Moral Responsability

I am back in Houston.  I am very fortunate to be apart of the 20% of the city with power & water.  It is going to be at least a week or two before the city is up and running but with each passing day more and more is re-opening.  The lines for food and gas are horrendous.  Even places like Starbucks have lines outside like at the bar, for every one person out, one gets to go in.  It is a test of patience. 

During Ike I had the opportunity to join my mom, brother and 9 other high school students from my mom’s high school in Los Angeles for an International Peace Jam conference.  The organization joins youth with Nobel Peace Laureates to create awareness and inspire the leaders of tomorrow to carry out social justice work.  Unfortunately, the Dali Lama was too sick to attend.  The current president of East Timor, Jose Ramos-Horta was not there either as he is still in recovery after being shot three times this past February in an assassination attempt.  But, there were 7 laureates present, including my personal favorite, Archbishop Desmond Tutu. 

It was a very inspiring conference.  It was a personal reminder that there is something each of us should always be working for to make this world a better, more just and peaceful place, no matter how busy we think we are.   One of my all time favorite quotes is by Philo, “be kind, for everyone you meet is fighting a hard battle.” The most moving testament of the weekend was from a young Burmese woman who works with Ung San Suu Kyi, the Nobel Laureate who has been on house arrest in Burma for the greater part of the past 20 years for her demands for freedom in Burma.  The young woman spoke of the murders, rape and torture that are common place in her native Burma.  No Burmese family goes unharmed.  Jodie Williams stated it best when she said, “willful ignorance (of the world’s problems) is not an option.”  Below are just a few of the wise words spoken by a few of the Laureates over the past days:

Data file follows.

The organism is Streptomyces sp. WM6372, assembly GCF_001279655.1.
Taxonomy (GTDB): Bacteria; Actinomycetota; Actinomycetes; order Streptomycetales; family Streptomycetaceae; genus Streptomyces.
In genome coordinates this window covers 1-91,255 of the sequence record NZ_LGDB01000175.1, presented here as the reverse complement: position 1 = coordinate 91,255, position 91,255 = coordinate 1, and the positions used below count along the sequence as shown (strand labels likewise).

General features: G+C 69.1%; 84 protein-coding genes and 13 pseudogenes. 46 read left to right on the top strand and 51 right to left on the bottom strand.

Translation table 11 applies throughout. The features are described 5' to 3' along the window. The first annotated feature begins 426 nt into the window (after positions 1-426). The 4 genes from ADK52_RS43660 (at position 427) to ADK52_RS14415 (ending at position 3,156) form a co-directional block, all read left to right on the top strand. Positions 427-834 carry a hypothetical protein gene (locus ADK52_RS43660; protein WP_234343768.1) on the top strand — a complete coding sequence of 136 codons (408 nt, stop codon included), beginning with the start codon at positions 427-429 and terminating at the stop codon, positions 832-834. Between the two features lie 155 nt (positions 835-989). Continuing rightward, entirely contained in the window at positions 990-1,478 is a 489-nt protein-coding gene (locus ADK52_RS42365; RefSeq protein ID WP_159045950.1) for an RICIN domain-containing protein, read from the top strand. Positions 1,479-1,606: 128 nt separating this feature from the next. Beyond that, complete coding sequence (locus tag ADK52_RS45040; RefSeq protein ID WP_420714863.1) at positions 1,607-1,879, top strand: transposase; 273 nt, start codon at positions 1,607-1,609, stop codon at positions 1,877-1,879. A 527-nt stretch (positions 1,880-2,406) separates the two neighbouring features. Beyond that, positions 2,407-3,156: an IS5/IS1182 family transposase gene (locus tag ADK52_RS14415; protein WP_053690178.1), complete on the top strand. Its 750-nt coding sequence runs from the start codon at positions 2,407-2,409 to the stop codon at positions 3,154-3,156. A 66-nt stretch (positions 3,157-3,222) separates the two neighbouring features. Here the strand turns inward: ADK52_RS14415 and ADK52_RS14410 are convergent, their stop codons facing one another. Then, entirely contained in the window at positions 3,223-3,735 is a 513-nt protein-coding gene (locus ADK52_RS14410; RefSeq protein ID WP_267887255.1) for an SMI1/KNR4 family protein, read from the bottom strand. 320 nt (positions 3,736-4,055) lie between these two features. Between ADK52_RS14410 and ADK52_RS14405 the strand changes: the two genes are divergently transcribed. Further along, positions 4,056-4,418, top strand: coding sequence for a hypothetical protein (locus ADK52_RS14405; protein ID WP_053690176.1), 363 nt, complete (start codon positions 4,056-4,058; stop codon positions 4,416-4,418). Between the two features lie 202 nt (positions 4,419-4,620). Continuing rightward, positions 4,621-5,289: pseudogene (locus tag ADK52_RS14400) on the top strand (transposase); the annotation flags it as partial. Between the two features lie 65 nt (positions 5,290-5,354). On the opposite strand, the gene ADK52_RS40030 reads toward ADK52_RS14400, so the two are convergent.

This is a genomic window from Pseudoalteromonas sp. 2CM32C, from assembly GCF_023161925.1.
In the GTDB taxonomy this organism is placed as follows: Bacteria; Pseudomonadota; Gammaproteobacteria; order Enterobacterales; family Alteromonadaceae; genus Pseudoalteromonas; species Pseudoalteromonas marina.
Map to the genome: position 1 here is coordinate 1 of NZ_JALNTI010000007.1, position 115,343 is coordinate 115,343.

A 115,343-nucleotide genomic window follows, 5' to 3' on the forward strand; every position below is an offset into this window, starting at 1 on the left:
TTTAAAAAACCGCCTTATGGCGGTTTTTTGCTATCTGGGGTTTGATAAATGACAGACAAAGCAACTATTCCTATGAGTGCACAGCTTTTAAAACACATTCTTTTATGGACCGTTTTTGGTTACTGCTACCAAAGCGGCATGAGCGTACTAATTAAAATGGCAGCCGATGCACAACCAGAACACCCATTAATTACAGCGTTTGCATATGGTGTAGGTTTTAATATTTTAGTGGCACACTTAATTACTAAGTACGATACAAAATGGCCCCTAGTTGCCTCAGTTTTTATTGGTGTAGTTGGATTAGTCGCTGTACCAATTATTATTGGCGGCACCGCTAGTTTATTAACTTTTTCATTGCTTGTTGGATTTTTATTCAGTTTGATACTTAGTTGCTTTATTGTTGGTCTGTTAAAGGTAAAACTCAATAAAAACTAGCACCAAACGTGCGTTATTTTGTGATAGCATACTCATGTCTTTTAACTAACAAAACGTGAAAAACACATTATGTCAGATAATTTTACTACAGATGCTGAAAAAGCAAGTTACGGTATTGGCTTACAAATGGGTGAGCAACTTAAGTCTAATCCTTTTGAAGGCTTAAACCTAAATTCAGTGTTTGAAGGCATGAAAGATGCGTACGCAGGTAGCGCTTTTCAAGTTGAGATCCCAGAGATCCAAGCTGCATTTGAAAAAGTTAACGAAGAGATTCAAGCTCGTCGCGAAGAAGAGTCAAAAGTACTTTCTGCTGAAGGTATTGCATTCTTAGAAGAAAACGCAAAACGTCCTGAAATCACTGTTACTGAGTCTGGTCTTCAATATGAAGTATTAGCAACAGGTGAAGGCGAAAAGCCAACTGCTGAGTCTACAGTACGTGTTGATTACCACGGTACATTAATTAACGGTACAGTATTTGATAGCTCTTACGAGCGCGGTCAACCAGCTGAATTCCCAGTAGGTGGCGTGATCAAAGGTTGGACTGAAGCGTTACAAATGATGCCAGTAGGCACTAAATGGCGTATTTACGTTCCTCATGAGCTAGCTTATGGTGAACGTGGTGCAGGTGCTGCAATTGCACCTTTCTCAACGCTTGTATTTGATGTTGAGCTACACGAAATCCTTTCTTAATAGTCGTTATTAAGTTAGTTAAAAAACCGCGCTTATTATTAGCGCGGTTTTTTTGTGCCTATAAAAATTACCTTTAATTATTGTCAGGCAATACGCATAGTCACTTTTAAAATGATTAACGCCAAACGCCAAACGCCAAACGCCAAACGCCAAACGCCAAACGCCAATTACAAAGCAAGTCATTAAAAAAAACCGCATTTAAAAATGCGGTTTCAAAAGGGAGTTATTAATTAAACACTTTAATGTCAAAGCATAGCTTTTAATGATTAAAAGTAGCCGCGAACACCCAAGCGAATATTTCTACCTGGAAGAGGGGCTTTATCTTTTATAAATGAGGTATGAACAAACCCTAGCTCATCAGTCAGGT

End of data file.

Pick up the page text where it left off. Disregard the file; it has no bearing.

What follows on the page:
Betty Williams: “The greatest killer in our world is apathy.”   “You have to work one person at a time.”

Desmond Tutu: “Nobel Laureates don’t just drop down from Heaven, they are ordinary people just like you”

Rigoberta Menchu Tum: “The world doesn’t stop for forgiveness, it just asks for more and more.”            

“Each person has to change what they can today and tomorrow they can change more”

“Greed, envy, individualism and an excessive materialism are altering the human experience and causing a lack of equilibrium in the world.  I believe the inequality has also generated racism, the sickness of discrimination.  The world has lost values and it must begin again.  Beginning again means much humility.”

Adolfo Perez Esquivel:  “What we sow, we will reap, if we sow hatred, we will reap hatred, if we sow peace, we will reap peace”

“As people, we have to build bridges amongst ourselves- we have to build bridges of humanity and peace in order to confront the conflicts and the war, the violence that we see and the we experience throughout our world.”

While Jose Ramos-Horta was not present I think that he sums up our moral responsibility well . . .”If those in power, wherever we are, whichever country but also at whatever level in society that we are leaders, began working together, we would eliminate abject poverty and ensure that poverty becomes history in twenty years from now.  It’s a moral duty of any of us as human beings.”


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